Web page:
However, the question is: Do we have those sentiments within our hearts? Do we have that “bridal voice” singing within us? Because—as we know, you can’t share what you don’t have.
In the Church today there’s a lot of talk about the “New Evangelization;” the need for a second Pentecost; the need to revitalize the Church and the world. It’s mostly a vision of what’s called “missionary discipleship;” believers going out again and sharing the faith. But, of course, before you go out and share...you gotta have something to share!
And so, the “New Evangelization” is also about internal renewal, spiritual renewal within ourselves. It’s about remembering to be the Bride of Christ. It’s about renewing the song that’s supposed to be at the heart of who we are and we’re all about; the song that goes: “My soul rejoices in my God!”
Advent and Christmas are times for us to remember that, fundamentally, we are the Bride of Christ—watching and waiting on the Lord, rejoicing in his goodness and generosity. It’s all about the relationship between the Bride and the Groom, between us and our God. And at the center of that relationship is the idea of “rejoicing.” It’s why these can be such joyful seasons; we’re focusing on the One who loves us.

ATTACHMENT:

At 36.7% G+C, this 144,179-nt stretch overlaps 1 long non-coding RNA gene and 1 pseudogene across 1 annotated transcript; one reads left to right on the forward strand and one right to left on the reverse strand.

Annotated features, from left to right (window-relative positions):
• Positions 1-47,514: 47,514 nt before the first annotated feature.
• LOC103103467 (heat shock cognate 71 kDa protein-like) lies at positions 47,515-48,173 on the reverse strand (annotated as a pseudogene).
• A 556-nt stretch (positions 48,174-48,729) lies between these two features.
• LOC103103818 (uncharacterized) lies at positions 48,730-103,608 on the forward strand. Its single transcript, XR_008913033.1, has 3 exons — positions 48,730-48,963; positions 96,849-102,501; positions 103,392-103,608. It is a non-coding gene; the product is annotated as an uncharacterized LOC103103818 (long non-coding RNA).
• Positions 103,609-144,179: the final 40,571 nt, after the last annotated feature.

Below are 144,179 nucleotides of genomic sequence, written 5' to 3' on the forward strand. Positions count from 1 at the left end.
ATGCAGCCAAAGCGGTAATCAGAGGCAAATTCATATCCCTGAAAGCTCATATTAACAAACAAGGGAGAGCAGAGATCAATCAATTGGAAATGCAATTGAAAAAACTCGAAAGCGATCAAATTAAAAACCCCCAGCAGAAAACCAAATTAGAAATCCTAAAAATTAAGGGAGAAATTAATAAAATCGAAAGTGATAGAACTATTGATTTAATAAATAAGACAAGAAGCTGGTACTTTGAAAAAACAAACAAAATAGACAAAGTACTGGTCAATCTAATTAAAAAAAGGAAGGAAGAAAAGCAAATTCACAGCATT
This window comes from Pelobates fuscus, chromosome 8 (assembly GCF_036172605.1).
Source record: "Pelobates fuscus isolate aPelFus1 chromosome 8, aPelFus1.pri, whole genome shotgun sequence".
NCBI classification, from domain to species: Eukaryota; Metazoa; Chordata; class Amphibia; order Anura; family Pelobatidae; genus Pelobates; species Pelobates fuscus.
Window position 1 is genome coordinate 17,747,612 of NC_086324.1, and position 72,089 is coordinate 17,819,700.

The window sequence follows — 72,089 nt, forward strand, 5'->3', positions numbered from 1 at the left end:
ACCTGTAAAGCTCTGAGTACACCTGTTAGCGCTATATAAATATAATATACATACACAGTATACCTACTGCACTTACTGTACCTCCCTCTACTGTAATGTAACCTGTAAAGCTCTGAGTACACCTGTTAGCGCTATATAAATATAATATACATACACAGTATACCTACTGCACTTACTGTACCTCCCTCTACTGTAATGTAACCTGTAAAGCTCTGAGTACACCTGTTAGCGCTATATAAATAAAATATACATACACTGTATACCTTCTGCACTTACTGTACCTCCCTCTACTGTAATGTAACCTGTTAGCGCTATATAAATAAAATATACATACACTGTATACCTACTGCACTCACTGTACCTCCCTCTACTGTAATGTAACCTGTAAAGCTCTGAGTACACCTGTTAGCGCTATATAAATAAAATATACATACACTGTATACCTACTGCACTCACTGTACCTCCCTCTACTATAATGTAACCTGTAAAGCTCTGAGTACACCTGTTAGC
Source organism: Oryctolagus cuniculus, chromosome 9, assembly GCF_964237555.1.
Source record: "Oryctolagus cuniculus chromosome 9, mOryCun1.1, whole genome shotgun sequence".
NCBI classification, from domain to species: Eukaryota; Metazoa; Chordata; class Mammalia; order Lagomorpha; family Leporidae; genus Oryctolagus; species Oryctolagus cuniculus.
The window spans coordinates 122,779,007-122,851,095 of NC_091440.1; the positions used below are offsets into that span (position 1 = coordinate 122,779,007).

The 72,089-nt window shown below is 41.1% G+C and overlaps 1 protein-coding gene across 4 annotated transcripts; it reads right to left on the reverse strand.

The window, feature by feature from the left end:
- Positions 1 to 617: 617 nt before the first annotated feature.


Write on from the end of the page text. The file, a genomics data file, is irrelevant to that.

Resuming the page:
Here on the 3rd Sunday of Advent we light the rose-colored candle. You know, if you take purple and add white to it, you get a rose color. And so, that candle is a symbol of our “rejoicing” that the Light (the white color of dawn) is lightening our darkness (the purple color). I suppose we could call that rose candle the “candle of the Bride,” the Bride who rejoices in her God.
This 3rd Sunday of Advent even has a special name; it’s called “Gaudete Sunday.” “Gaudete” means “rejoice!” And it’s the first word of the Entrance Antiphon for today’s Mass. During the Mass there are three antiphons (which we rarely hear, unless you go to the 6:00 Mass). The first is during the entrance procession, the second is at the offertory, and the third is at communion. They’re a regular part of the Mass but, as I said, we very seldom hear them.